You asked how college was when I was a kid, in the late Epicene, and what I thought of schools today. Herewith an answer which I will probably post on my website as I think the matter important:
Much has changed.
Long ago, before 1965 say, college was understood to be for the intelligent and academically prepared among the young, who would one day both provide leadership for the country and set the tone of society. Perhaps ten percent, but no more than twenty percent, of high-school graduates were thought to have any business on a campus.
It was elitist and deliberately so. Individuals and groups obviously differed in character and aptitude. The universities selected those students who could profit by the things done at universities.
Incoming freshmen were assumed to read with fluency and to know algebra cold. They did, because applicants were screened for these abilities by the SATs. These tests, not yet dumbed down, then measured a student’s ability to handle complex ideas expressed in complex literate English, this being what college students then did.
There were no remedial courses. If you needed them, you belonged somewhere else. The goal of college was learning, not social uplift.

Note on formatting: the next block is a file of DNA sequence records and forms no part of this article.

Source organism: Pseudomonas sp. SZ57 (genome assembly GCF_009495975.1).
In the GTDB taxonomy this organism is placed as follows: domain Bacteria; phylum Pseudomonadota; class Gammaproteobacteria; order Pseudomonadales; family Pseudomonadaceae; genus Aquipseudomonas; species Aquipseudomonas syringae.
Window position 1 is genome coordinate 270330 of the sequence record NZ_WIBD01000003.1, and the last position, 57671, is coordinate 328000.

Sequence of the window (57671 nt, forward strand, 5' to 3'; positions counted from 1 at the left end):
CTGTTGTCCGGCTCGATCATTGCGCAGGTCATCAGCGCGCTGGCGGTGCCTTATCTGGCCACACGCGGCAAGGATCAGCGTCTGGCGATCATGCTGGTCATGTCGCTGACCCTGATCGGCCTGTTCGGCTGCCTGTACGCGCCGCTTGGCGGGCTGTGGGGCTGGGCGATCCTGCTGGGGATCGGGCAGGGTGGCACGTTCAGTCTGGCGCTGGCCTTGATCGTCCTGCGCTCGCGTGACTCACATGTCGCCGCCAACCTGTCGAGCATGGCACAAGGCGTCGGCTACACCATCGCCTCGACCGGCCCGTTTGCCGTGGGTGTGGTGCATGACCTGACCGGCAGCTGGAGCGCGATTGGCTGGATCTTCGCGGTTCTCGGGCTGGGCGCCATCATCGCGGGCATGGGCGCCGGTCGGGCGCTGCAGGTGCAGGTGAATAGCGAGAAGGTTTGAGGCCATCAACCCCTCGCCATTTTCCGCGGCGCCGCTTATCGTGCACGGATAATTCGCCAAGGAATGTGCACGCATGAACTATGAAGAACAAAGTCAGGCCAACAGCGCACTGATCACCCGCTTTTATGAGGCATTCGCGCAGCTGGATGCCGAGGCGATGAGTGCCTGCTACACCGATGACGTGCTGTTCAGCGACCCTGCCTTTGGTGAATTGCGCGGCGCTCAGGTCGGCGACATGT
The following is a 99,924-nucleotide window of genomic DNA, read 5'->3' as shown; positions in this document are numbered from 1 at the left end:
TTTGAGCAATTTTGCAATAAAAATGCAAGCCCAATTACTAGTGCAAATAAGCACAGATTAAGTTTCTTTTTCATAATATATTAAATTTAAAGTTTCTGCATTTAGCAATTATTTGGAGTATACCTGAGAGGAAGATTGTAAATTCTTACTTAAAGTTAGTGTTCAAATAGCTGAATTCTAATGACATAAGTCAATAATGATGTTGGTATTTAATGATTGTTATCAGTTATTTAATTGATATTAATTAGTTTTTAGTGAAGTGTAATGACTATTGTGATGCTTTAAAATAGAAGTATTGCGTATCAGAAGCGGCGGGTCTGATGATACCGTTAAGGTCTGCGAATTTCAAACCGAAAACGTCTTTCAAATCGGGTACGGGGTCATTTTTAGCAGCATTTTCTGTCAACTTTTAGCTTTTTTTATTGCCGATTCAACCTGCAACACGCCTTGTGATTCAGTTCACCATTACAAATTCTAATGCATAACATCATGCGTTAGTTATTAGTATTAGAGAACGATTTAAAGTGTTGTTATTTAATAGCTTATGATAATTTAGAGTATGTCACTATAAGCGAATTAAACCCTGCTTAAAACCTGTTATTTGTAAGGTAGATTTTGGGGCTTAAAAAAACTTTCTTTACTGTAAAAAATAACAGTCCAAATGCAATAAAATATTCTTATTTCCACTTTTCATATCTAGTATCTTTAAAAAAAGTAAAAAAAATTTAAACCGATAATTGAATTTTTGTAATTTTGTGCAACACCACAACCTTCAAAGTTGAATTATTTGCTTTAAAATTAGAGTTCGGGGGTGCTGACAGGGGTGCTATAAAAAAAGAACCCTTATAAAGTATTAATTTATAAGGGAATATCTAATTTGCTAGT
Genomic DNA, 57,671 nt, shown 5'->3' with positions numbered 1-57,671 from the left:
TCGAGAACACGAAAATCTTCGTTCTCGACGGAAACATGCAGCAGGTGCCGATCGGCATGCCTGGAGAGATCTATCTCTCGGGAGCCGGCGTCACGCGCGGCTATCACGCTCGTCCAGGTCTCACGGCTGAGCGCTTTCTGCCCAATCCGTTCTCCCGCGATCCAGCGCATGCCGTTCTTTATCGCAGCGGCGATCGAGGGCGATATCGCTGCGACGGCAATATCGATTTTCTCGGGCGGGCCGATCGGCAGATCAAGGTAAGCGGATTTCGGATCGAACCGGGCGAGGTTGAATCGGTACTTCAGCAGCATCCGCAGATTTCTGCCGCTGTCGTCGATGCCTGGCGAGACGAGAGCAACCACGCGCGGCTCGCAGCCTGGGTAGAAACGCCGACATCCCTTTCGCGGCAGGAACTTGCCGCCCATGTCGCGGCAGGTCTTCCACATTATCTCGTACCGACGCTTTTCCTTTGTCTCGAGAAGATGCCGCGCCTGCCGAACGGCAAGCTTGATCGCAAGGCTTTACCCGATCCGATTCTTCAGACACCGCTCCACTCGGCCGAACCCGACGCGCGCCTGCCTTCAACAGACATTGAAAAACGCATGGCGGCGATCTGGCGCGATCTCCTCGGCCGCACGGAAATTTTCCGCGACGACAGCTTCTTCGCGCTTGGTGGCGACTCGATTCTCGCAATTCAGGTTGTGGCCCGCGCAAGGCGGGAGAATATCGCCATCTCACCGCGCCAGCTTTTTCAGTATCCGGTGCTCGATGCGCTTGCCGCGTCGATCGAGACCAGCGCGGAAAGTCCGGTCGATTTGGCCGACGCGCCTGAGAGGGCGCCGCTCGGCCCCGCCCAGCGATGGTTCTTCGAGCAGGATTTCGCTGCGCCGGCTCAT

Colleges were a bit stodgy, a bit isolated from the world, and focused on teaching. Most had not adopted the grand-sounding title of “university.” Professors were hired for a few years to see whether they worked out with the expectation that if they did, they would get tenure. At schools I knew, “publish or perish” did not exist. The students, almost entirely white and with the cultural norms associated with that condition, were well behaved within the limits imposed by late adolescence.
The purpose of college was the making of cultivated men and women who would understand the world to the extent that it has proved willing to be understood. This meant the liberal arts. “Liberal” didn’t mean “lefty” or “nice.” It implied a broad grounding in languages, literature, history, the sciences, mathematics, economics, philosophy, and art and music.
The emphasis was on “broad.” For example, if the student took a reasonably rigorous course called “A Survey of Art from Classical Antiquity to the Present,” he—or, most assuredly she—could go into any museum or archaeological site in the Western world, and know what he was seeing. In discussions of politics or literature he would not feel like an orphaned guttersnipe and, having a basis in most fields, could rapidly master any that proved of importance or interest.
There was of course, the young being the young, parallel interest in beer, the other sex, and the usual foolishness that we geezers remember with fondness.